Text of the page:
Book signings really are the worst place to meet your favorite author. Last night I stood in the conveyor belt line with sweaty palms, noting all of the other fidgety females re-balancing their stacks of books while trying to slide out their cell phones. The line was moving so fast.
Do I have time for a picture?
Can he sign both books?
What do I say to him?
The pressure made me lightheaded with excitement and a sense of existential crescendo.
This is it.
I walked up and said something vague and unmemorable, then scooped up my books and walked away. The problem with book signings, or any brief interaction with an artist for that matter, is that there is always so much more to say than “I love you!” or “Thanks!” Because the truth is, art deserves art in response.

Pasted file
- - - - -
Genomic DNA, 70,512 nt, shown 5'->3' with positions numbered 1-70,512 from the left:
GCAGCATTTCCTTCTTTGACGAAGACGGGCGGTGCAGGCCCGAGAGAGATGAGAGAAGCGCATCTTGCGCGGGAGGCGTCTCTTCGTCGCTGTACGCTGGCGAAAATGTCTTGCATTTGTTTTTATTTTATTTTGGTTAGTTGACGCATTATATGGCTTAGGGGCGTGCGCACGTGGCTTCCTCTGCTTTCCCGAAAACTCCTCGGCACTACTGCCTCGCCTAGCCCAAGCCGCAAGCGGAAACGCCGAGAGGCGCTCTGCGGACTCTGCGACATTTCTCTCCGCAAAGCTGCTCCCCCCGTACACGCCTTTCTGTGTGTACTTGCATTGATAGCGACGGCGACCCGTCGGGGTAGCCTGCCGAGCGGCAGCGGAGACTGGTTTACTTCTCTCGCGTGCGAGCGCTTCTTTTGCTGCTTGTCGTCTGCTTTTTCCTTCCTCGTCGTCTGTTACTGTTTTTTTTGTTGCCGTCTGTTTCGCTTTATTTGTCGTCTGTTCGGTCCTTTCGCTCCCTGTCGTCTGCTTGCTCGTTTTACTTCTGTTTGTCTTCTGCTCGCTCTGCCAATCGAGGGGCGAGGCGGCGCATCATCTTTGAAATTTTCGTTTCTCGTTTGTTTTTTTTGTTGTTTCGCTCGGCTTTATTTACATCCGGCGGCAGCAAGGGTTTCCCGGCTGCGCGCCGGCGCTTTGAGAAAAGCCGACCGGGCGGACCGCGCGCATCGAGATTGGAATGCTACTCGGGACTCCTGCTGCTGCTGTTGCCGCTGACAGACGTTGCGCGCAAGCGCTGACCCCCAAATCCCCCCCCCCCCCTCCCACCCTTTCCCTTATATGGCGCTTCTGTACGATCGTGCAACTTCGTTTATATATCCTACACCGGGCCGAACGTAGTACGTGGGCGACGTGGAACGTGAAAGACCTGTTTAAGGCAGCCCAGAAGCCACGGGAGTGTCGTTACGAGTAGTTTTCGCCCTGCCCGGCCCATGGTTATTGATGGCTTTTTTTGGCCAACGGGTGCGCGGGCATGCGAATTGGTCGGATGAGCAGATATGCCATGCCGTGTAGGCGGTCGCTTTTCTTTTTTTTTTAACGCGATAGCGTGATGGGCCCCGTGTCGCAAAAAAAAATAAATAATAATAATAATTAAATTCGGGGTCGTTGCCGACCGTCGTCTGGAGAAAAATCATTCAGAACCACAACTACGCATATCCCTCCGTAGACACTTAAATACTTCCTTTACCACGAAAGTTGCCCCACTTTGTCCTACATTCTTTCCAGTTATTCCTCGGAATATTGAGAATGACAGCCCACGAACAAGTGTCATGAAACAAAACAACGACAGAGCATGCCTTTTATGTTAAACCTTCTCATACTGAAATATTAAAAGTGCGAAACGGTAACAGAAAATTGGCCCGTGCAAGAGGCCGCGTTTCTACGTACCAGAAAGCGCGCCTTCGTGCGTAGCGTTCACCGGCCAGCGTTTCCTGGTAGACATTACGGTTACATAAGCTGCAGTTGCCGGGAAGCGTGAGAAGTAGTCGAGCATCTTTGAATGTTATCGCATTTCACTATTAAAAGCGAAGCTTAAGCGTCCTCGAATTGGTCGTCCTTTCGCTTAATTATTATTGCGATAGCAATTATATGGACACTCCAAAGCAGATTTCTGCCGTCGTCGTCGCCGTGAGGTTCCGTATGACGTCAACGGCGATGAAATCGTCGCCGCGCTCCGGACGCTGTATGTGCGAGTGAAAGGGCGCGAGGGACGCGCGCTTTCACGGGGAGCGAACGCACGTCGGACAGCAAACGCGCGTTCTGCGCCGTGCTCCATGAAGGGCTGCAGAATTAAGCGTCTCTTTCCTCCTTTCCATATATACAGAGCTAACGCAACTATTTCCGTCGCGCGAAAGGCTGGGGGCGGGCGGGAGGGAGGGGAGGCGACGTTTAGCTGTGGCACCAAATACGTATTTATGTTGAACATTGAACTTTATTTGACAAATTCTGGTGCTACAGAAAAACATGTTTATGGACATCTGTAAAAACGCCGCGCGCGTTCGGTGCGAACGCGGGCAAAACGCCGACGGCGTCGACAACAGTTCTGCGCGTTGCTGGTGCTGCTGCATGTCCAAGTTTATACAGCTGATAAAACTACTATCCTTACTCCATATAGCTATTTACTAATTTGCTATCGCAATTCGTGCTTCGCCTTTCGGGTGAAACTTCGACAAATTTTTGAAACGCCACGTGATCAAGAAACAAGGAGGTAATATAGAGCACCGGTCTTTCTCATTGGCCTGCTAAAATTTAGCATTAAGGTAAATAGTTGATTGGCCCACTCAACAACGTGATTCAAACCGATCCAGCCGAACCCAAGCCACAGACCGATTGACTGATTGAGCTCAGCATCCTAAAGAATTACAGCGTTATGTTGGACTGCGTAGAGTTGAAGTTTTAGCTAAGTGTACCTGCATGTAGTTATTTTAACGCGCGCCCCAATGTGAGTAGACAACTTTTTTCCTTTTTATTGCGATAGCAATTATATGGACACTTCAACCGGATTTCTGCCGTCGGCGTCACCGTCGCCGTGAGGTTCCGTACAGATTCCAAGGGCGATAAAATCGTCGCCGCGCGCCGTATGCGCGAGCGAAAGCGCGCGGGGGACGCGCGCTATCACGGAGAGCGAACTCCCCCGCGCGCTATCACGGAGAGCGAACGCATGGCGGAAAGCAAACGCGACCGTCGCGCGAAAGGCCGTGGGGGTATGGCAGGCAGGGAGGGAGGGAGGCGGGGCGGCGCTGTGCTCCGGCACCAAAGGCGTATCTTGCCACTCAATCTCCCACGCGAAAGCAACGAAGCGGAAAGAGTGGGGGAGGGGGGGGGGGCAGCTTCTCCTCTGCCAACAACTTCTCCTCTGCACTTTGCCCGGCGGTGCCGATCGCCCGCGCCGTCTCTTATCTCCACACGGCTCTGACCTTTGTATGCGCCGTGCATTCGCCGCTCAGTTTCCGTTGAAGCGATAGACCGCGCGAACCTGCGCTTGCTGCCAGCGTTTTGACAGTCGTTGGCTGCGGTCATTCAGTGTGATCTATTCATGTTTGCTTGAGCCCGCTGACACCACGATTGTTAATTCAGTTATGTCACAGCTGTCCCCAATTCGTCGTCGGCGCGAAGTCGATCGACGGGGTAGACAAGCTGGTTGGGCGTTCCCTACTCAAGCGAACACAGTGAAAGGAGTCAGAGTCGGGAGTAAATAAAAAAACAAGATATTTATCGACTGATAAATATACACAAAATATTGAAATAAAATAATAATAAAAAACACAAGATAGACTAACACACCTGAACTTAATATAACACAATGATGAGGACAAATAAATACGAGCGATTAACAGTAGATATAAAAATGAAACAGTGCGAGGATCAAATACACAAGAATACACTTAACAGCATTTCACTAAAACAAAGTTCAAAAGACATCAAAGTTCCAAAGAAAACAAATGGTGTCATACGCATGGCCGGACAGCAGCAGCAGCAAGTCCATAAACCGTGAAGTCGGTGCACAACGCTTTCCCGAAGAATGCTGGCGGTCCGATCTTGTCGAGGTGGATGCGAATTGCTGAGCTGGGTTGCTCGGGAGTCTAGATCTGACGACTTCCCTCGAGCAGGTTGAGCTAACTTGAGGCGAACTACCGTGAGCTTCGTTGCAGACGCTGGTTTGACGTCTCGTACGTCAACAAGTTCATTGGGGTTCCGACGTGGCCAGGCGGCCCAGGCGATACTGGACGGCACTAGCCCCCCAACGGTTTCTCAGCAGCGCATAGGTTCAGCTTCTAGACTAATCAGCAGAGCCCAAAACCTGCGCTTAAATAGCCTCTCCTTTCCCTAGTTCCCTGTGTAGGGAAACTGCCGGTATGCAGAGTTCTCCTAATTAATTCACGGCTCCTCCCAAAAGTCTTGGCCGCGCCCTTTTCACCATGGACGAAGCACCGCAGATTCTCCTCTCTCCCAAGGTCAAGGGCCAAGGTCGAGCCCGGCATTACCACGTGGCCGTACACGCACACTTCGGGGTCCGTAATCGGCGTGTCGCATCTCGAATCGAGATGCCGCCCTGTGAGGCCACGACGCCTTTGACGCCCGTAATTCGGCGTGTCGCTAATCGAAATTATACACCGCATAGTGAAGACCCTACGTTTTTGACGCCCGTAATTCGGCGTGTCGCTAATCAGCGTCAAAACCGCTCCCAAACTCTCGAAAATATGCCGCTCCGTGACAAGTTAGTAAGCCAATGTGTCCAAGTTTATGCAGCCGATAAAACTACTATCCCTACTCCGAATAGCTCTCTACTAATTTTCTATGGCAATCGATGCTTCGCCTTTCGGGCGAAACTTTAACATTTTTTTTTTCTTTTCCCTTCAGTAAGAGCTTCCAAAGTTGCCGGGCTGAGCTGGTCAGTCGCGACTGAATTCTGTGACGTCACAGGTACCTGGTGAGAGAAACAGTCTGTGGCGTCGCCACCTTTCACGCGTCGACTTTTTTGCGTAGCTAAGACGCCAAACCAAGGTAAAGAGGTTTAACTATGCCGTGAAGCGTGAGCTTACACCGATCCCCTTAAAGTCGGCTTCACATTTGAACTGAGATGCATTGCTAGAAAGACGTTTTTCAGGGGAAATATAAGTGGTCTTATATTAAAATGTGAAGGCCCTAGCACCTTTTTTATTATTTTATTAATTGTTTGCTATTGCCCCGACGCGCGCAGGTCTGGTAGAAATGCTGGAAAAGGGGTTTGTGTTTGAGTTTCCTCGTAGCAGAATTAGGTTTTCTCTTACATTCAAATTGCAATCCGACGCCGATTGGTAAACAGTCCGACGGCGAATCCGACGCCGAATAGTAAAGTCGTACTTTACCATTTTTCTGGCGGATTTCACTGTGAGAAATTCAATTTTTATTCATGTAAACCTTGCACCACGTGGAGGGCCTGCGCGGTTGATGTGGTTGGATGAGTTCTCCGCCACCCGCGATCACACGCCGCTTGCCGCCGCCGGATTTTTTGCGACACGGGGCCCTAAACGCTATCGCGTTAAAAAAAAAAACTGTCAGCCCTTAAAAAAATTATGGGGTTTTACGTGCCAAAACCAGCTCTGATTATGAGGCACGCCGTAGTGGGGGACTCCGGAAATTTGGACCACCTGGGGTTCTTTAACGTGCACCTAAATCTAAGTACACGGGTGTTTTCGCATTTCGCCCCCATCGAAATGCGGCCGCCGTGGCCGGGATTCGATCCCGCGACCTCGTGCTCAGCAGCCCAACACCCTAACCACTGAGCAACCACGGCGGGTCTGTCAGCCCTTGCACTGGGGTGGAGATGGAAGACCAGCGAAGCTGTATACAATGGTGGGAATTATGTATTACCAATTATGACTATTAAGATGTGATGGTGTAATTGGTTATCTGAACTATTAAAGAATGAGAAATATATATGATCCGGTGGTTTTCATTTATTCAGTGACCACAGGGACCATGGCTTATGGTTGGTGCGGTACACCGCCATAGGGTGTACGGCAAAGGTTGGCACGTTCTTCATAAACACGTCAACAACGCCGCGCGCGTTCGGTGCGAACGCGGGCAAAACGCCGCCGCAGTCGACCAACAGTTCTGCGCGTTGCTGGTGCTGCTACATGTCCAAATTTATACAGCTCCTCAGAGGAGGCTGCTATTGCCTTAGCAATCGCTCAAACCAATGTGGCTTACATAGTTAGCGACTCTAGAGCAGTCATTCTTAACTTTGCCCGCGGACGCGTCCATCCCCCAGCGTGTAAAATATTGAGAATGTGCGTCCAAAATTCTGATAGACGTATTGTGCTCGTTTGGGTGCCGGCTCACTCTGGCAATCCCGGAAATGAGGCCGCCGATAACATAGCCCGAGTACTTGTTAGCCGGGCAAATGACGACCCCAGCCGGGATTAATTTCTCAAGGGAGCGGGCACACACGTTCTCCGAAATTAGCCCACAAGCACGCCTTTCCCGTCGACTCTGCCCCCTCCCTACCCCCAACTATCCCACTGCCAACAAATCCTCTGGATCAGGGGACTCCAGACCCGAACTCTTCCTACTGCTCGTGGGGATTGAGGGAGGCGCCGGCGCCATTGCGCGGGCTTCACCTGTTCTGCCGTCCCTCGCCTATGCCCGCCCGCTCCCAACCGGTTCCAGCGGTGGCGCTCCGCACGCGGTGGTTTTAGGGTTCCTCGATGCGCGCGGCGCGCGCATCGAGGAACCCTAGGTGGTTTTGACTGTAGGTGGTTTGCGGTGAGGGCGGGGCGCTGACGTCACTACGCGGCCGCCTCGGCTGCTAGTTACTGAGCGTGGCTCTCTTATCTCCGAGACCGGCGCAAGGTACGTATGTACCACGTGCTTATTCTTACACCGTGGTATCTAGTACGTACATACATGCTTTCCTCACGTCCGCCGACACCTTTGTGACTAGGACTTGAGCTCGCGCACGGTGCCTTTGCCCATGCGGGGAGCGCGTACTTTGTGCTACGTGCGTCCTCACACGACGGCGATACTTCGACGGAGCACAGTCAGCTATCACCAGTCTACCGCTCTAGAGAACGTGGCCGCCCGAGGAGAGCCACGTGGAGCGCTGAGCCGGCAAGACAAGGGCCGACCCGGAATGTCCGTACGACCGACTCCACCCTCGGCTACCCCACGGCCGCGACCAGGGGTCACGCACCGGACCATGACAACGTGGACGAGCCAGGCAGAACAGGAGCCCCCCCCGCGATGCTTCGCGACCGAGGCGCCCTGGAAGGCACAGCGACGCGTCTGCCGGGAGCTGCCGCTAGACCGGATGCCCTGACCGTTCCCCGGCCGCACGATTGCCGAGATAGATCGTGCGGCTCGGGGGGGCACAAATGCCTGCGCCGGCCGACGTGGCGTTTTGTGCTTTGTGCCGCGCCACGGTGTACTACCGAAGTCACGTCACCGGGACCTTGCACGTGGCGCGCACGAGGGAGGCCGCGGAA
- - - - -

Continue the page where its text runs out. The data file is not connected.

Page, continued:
If I had had more time, more confidence, more eloquence, I would have told you how much your writing has impacted my life and the way I see the world. I would have told you that the copy you were signing wasn’t even mine because I have given away countless of my own copies throughout the years. I would have told you how every time I am in a used book store, I scan for your books and set them out intentionally for the next person to find and enjoy.
I hugged my mom tighter after reading For One More Day, I volunteered at church after reading Have A Little Faith, and I will forever see the interconnectedness of life after reading The Five People You Meet in Heaven. Each book has left a unique imprint on my heart, slightly changing its shape and rhythm and the way it loves. That is art.
So I guess what I’m trying to say is, “I love you!” and “Thanks!”